Historians have suggested it was an over-reaction, but the federal government was prompted to move so dramatically by its perception of Bourassa's weakness. Calm was restored, Cross was released unharmed, and there has been no political violence since.

But Bourassa's credibility was seriously damaged.

His government implemented reforms in education and healthcare, curtailing the influence of the Roman Catholic church in both fields. But he became embroiled in scandals about patronage and funding, and his government was routed in the 1976 provincial election by the separatist-leaning Parti Quebecois and its charismatic leader Rene Levesque. Bourassa slunk off to Brussels to a university teaching position and to study the structure of the European community as a model for Canada and Quebec.

He came back to Canada to campaign on the winning federalist side in the 1980 Quebec referendum, and three years later easily regained the leadership of the Quebec Liberal Party, leading it to victory over the Parti Quebecois in 1985.

In his second term, Bourassa pushed economic development by developing the huge hydro-electric potential in northern Quebec and selling surplus power at a large profit to the New England states. But he could not resolve the linguistic tensions that still bedevil the province, even though he passed controversial legislation enforcing the use of French, parts of which were struck down by the Supreme Court of Canada as unconstitutional restrictions on the right of free speech.

The Supreme Court had suggested a compromise in Quebec that could have required French to be twice as prominent as any other language on outdoor signs, but the premier dithered between the French-language militants and the moderates.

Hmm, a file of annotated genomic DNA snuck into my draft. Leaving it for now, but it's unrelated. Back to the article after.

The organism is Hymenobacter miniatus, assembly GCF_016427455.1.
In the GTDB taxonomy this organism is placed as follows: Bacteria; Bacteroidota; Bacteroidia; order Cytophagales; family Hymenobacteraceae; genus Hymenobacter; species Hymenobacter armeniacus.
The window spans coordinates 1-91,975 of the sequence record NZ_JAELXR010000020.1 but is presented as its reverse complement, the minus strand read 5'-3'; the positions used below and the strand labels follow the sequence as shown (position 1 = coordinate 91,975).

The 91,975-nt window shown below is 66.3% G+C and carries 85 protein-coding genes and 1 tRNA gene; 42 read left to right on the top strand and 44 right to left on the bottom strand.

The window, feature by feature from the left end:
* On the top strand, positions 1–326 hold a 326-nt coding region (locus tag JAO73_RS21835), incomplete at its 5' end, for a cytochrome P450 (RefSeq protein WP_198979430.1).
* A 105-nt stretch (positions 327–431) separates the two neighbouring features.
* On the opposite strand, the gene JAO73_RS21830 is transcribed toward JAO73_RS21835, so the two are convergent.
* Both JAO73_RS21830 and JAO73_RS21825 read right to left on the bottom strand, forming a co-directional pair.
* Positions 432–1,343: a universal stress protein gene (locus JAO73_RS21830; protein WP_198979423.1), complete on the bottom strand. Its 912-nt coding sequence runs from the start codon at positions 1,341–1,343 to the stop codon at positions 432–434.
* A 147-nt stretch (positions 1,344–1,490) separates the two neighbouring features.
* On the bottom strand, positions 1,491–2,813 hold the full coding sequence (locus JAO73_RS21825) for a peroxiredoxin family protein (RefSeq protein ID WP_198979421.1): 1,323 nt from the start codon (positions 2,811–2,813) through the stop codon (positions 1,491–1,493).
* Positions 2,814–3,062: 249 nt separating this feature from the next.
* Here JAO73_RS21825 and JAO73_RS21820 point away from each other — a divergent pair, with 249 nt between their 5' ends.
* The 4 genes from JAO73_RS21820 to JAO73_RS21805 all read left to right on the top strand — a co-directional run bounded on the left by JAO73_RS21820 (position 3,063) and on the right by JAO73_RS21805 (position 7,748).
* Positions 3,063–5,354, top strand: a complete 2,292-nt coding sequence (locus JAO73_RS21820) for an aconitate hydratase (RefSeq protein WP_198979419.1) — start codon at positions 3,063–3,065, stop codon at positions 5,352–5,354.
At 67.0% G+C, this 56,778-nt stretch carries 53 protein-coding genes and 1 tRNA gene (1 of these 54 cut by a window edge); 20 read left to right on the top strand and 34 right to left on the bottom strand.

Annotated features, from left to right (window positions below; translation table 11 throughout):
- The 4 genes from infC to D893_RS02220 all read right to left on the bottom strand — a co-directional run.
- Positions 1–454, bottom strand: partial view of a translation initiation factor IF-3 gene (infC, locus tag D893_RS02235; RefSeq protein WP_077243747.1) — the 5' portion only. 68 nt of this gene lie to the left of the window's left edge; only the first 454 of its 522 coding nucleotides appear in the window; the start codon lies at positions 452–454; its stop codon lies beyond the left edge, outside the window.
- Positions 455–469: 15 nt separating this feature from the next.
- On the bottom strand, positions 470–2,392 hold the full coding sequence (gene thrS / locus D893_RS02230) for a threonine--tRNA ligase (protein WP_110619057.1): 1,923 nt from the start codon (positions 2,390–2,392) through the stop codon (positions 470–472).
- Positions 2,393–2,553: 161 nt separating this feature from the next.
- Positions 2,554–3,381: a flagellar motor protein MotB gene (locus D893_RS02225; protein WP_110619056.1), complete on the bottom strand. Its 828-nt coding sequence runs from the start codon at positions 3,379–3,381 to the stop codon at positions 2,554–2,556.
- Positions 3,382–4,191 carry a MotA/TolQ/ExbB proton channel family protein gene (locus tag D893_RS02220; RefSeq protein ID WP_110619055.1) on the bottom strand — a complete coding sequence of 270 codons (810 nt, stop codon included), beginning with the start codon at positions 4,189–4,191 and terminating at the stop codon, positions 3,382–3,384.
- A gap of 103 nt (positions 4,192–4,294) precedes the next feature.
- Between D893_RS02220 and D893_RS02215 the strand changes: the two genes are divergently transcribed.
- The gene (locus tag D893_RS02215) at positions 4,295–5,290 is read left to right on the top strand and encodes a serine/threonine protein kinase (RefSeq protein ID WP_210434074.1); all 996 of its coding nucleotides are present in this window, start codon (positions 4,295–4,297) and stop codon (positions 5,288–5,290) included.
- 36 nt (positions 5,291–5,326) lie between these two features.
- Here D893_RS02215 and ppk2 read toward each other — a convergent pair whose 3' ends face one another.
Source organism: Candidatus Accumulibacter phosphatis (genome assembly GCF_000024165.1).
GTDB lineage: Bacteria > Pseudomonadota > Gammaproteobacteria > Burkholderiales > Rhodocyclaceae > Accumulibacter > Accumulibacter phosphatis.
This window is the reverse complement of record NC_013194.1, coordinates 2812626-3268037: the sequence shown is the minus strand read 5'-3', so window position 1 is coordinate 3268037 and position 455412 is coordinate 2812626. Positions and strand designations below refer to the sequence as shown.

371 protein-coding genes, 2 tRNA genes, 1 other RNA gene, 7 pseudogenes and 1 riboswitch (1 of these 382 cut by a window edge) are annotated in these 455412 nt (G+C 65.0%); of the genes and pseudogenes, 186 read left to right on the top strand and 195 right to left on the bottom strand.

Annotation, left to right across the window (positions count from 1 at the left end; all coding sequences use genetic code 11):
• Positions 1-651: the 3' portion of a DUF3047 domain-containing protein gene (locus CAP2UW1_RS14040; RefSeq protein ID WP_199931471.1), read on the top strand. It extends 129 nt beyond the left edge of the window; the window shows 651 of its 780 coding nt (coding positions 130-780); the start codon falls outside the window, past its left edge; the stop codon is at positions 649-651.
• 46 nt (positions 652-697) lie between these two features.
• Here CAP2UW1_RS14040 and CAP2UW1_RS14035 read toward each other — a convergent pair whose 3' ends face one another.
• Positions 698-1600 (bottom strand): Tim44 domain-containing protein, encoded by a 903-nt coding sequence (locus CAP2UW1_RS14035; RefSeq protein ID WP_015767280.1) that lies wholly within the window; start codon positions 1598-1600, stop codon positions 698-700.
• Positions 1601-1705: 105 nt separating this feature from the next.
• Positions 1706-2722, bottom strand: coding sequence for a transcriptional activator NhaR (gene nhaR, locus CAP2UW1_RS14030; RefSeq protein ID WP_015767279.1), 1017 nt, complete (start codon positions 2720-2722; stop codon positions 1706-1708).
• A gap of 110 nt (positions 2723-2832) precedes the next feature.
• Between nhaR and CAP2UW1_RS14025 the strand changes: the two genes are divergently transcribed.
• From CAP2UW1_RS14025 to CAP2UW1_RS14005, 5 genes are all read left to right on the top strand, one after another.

He decided to use an obscure provision to override the constitution and the court, forcing the removal of English or other languages from all outdoor signs. But that move so angered people in the rest of the country that another attempt at accommodating Quebec's "distinct status" within the constitution, known as the Meech Lake Accord, was defeated.

Perceived by Quebecers as a rejection by the other provinces, the failure to ratify the Meech Lake Accord gave new life to the Quebec separatist movement and led to the current situation with the Parti Quebecois back in power.

Bourassa's ambiguity towards the national question was in tune with a majority of Quebecers and he was a much more popular figure in his second term. There was an outpouring of sympathy when it became known that he had delayed seeking treatment when his cancer was first discovered in summer 1990, because he felt he couldn't be absent during a tense stand- off between Quebec police and Mohawk warriors who had barricaded-off areas around Montreal, claiming aboriginal rights to the land.

His earlier successes in warding off the melanoma and his peripatetic political career had earned him a reputation as a cat with the proverbial nine lives. As one political columnist wrote earlier this week: "It is hard to imagine a Quebec in which Bourassa is not somehow at hand: like a cat, remote and slinky, toying with the political limits of the Quebec psyche with his little cat paws."

Hugh Winsor

Robert Bourassa, politician and economist: born St Pierre Claver, Mercier, Canada 14 July 1933; Leader, Liberal Party of Quebec 1970-77, 1983-93; Prime Minister of Quebec 1970-76, 1985-93; married 1958 Andree Simard (one son, one daughter); died Montreal 2 October 1996.